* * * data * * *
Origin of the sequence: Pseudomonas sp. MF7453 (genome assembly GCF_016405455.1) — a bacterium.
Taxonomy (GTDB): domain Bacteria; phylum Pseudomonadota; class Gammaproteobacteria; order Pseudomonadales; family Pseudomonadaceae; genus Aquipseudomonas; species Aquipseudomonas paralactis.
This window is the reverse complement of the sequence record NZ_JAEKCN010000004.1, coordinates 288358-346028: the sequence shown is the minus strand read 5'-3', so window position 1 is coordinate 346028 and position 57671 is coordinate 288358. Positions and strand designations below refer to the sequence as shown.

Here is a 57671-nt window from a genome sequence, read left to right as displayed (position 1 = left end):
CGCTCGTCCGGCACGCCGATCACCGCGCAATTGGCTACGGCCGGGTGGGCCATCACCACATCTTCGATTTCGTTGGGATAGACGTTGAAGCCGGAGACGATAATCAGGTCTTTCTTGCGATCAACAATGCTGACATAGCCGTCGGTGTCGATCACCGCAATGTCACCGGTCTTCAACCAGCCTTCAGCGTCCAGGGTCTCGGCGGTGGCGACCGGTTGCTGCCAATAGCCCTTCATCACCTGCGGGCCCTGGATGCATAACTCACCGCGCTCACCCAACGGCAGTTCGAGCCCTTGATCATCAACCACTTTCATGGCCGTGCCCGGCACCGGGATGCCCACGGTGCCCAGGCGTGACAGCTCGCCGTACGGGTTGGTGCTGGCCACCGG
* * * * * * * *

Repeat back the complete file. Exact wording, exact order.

Origin of the sequence: Pseudomonas sp. MF7453 (genome assembly GCF_016405455.1) — a bacterium.
Taxonomy (GTDB): domain Bacteria; phylum Pseudomonadota; class Gammaproteobacteria; order Pseudomonadales; family Pseudomonadaceae; genus Aquipseudomonas; species Aquipseudomonas paralactis.
This window is the reverse complement of the sequence record NZ_JAEKCN010000004.1, coordinates 288358-346028: the sequence shown is the minus strand read 5'-3', so window position 1 is coordinate 346028 and position 57671 is coordinate 288358. Positions and strand designations below refer to the sequence as shown.

Here is a 57671-nt window from a genome sequence, read left to right as displayed (position 1 = left end):
CGCTCGTCCGGCACGCCGATCACCGCGCAATTGGCTACGGCCGGGTGGGCCATCACCACATCTTCGATTTCGTTGGGATAGACGTTGAAGCCGGAGACGATAATCAGGTCTTTCTTGCGATCAACAATGCTGACATAGCCGTCGGTGTCGATCACCGCAATGTCACCGGTCTTCAACCAGCCTTCAGCGTCCAGGGTCTCGGCGGTGGCGACCGGTTGCTGCCAATAGCCCTTCATCACCTGCGGGCCCTGGATGCATAACTCACCGCGCTCACCCAACGGCAGTTCGAGCCCTTGATCATCAACCACTTTCATGGCCGTGCCCGGCACCGGGATGCCCACGGTGCCCAGGCGTGACAGCTCGCCGTACGGGTTGGTGCTGGCCACCGG